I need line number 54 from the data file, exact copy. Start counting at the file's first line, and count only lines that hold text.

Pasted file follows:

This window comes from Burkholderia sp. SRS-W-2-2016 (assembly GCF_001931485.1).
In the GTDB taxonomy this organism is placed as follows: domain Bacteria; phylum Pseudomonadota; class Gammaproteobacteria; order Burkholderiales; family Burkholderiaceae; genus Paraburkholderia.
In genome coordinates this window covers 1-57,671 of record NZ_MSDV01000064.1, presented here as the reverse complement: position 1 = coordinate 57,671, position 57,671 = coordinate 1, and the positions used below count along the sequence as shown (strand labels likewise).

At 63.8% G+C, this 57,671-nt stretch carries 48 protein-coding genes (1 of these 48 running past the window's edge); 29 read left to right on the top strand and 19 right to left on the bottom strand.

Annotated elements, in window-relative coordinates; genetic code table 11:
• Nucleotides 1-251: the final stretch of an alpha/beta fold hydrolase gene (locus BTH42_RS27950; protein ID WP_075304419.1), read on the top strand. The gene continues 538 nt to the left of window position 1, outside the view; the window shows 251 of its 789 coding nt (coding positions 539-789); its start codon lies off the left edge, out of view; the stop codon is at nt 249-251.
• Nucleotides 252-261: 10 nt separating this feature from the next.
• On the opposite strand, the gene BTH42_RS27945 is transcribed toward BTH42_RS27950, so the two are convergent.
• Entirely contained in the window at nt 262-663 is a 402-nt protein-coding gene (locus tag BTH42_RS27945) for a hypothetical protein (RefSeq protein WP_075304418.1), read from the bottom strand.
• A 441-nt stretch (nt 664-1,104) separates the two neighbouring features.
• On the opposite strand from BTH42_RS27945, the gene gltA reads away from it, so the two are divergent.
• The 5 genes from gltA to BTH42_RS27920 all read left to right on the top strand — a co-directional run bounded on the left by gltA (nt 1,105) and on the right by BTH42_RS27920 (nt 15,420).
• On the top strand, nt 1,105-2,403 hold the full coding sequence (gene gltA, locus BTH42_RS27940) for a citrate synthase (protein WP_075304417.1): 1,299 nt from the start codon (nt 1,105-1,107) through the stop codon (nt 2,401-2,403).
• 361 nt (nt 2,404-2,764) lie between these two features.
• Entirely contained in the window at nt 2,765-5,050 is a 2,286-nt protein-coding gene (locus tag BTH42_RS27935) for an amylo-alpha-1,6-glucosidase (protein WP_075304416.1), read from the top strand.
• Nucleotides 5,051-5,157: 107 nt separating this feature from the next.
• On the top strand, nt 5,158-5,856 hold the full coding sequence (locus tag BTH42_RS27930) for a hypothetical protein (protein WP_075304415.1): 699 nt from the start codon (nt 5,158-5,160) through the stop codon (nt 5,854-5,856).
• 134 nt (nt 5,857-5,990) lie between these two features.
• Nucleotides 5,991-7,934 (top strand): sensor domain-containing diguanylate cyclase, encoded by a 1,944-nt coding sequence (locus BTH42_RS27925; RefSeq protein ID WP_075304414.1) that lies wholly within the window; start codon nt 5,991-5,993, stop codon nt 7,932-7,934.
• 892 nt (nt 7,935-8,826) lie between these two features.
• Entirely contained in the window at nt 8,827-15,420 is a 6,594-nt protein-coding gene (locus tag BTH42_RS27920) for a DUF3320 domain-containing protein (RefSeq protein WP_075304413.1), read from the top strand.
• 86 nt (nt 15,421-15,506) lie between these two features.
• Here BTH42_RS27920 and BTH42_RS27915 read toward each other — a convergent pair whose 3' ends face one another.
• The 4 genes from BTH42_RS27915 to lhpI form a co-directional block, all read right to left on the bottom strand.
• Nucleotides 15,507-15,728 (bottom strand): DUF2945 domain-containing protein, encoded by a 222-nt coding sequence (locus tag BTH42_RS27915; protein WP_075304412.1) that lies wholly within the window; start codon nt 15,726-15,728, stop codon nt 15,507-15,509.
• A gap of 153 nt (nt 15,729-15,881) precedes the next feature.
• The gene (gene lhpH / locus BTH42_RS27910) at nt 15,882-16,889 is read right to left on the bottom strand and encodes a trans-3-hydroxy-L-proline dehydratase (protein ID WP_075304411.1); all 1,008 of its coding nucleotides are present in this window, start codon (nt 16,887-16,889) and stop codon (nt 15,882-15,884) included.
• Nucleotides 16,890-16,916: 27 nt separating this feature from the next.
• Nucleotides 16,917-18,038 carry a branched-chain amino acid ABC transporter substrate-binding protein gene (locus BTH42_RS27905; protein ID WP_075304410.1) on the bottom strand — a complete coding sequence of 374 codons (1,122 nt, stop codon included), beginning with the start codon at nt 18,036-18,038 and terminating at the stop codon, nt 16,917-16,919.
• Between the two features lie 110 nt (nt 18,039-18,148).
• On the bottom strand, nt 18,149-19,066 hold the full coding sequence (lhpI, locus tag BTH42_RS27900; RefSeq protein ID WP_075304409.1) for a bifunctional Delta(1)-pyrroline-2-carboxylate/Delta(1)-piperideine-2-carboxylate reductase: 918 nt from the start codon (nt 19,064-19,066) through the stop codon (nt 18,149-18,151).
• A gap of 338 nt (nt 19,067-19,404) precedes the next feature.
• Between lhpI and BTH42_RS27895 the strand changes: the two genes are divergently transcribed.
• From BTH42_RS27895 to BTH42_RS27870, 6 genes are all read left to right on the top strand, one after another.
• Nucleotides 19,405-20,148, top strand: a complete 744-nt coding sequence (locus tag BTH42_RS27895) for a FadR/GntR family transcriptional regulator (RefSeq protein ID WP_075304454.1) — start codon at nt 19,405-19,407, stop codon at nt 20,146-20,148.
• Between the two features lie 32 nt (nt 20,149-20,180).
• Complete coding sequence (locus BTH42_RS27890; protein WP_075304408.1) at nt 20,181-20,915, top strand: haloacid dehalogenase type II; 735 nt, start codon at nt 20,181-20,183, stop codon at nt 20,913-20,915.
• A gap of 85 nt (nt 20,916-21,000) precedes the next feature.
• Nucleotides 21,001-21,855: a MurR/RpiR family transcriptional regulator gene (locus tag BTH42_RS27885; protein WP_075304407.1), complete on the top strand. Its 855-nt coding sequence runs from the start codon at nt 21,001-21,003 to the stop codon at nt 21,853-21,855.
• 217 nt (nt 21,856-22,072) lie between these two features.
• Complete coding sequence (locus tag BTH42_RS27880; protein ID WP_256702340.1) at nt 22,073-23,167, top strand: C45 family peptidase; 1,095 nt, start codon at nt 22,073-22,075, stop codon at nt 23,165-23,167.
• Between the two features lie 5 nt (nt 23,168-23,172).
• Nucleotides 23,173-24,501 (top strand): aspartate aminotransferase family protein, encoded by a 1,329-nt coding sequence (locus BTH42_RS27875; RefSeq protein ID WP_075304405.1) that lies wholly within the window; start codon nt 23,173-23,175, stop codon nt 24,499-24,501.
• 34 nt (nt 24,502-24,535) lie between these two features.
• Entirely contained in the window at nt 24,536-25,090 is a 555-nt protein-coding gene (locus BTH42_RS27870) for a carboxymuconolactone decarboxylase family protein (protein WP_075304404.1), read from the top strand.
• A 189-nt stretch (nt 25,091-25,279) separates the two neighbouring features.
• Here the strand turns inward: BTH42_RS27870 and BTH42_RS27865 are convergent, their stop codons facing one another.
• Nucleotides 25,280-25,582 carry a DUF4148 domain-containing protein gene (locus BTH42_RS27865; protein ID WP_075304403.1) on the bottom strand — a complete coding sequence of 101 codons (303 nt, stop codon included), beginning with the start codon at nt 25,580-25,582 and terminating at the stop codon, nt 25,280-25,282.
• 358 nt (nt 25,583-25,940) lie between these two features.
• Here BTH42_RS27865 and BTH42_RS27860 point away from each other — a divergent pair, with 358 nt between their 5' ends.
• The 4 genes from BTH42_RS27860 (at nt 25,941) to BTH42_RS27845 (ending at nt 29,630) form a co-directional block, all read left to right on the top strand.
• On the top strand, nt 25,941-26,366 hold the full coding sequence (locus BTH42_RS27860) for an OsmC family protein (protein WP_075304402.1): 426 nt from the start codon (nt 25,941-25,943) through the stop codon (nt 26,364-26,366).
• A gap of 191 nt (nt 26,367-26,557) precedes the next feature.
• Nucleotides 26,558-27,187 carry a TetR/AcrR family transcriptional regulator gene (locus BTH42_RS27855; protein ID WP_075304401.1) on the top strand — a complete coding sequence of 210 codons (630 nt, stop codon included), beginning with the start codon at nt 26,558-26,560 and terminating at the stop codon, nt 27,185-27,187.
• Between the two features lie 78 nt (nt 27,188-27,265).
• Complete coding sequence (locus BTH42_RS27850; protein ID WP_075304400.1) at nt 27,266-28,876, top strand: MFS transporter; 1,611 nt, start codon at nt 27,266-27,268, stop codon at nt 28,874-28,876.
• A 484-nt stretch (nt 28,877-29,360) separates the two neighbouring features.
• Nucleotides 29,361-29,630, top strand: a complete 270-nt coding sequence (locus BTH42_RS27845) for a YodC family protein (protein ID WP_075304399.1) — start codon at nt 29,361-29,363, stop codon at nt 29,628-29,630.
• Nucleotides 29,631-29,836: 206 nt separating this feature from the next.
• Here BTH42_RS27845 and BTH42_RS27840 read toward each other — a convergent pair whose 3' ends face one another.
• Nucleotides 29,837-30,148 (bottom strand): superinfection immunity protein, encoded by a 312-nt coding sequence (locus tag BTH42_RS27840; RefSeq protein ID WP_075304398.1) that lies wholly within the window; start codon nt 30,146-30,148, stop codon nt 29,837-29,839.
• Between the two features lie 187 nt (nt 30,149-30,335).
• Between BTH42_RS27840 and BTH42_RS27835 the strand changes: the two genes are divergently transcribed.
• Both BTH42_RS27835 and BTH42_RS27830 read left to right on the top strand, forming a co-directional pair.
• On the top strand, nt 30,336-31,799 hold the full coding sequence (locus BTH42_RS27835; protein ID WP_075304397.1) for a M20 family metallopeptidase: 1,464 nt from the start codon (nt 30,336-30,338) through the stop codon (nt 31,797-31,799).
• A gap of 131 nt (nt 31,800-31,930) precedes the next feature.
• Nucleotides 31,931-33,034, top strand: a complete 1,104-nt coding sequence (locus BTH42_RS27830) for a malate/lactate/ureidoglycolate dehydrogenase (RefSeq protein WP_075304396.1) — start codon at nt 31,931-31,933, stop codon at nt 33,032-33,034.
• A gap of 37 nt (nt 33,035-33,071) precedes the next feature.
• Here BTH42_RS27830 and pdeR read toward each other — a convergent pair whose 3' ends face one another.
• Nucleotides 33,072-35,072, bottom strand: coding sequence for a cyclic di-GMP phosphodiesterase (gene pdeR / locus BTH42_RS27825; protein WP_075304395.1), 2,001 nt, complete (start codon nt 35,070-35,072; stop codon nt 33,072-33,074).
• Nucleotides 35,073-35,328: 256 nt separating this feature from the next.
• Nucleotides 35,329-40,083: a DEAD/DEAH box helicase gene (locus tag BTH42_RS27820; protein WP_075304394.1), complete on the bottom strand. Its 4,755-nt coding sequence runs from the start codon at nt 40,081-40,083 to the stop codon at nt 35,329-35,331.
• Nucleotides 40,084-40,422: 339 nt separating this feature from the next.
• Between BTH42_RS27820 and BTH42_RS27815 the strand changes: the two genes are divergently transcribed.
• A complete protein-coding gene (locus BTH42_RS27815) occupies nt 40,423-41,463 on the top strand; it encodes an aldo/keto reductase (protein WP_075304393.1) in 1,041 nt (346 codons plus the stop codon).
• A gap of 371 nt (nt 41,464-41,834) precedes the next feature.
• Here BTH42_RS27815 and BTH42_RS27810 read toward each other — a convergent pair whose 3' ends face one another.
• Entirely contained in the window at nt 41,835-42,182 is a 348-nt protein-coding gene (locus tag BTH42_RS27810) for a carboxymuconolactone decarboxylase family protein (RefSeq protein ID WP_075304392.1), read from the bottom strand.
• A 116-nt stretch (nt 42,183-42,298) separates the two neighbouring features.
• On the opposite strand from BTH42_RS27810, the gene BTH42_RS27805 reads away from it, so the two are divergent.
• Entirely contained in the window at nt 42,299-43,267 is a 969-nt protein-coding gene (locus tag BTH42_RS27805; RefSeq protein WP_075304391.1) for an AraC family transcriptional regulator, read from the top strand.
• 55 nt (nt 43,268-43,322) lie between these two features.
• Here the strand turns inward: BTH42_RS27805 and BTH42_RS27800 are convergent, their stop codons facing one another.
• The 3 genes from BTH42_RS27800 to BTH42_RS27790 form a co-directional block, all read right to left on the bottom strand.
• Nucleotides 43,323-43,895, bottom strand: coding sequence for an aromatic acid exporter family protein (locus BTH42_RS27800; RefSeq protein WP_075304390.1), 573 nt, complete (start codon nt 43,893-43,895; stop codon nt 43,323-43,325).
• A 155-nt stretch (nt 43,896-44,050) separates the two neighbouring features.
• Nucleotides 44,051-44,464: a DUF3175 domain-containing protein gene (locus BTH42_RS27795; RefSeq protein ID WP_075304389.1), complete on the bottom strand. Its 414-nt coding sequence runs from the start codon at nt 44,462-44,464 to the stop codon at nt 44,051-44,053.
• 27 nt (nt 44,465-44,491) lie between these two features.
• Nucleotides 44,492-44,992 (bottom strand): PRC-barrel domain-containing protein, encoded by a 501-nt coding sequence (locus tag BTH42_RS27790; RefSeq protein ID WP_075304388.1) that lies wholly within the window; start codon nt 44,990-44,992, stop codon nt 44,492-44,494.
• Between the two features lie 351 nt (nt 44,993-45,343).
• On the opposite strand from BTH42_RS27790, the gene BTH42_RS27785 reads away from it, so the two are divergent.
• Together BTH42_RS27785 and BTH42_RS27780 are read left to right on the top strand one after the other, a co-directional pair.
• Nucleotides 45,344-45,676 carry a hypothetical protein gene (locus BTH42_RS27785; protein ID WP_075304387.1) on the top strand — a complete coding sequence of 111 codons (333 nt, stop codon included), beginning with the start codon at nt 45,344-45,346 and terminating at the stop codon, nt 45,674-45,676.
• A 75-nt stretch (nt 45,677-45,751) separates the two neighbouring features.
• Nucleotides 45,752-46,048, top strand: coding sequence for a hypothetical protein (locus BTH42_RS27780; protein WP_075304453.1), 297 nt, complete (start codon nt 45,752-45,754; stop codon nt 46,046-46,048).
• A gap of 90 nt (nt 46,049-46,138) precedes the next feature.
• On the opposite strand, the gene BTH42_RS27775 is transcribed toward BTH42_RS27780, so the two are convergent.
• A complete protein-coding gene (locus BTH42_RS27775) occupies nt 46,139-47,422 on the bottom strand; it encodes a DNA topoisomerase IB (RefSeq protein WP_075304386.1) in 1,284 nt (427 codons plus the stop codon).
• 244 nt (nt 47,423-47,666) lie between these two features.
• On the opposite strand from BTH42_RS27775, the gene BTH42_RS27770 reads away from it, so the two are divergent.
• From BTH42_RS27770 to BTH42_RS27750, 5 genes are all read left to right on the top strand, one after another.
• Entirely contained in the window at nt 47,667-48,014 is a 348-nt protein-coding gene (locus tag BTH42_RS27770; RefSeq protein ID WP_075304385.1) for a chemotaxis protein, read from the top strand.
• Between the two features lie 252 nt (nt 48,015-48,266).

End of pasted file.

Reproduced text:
• Nucleotides 26,558-27,187 carry a TetR/AcrR family transcriptional regulator gene (locus BTH42_RS27855; protein ID WP_075304401.1) on the top strand — a complete coding sequence of 210 codons (630 nt, stop codon included), beginning with the start codon at nt 26,558-26,560 and terminating at the stop codon, nt 27,185-27,187.